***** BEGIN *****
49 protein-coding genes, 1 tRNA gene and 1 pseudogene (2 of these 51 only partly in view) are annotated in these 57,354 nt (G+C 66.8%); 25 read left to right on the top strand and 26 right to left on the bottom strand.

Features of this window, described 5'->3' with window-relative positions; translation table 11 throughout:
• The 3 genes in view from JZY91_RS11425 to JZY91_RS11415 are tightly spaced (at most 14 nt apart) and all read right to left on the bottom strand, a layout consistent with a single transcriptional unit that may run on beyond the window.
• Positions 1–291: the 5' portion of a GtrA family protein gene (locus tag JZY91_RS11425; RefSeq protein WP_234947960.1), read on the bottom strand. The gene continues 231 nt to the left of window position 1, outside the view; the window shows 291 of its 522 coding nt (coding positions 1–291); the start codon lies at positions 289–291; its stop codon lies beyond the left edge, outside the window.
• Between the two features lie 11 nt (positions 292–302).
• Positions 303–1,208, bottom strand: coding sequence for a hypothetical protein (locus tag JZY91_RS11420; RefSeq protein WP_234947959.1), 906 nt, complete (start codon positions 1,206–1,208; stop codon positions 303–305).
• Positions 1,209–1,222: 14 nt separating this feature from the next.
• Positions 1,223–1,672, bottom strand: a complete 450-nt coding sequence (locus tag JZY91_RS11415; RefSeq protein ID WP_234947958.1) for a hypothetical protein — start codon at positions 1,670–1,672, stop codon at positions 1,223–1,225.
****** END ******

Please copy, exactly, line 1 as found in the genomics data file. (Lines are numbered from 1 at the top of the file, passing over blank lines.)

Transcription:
49 protein-coding genes, 1 tRNA gene and 1 pseudogene (2 of these 51 only partly in view) are annotated in these 57,354 nt (G+C 66.8%); 25 read left to right on the top strand and 26 right to left on the bottom strand.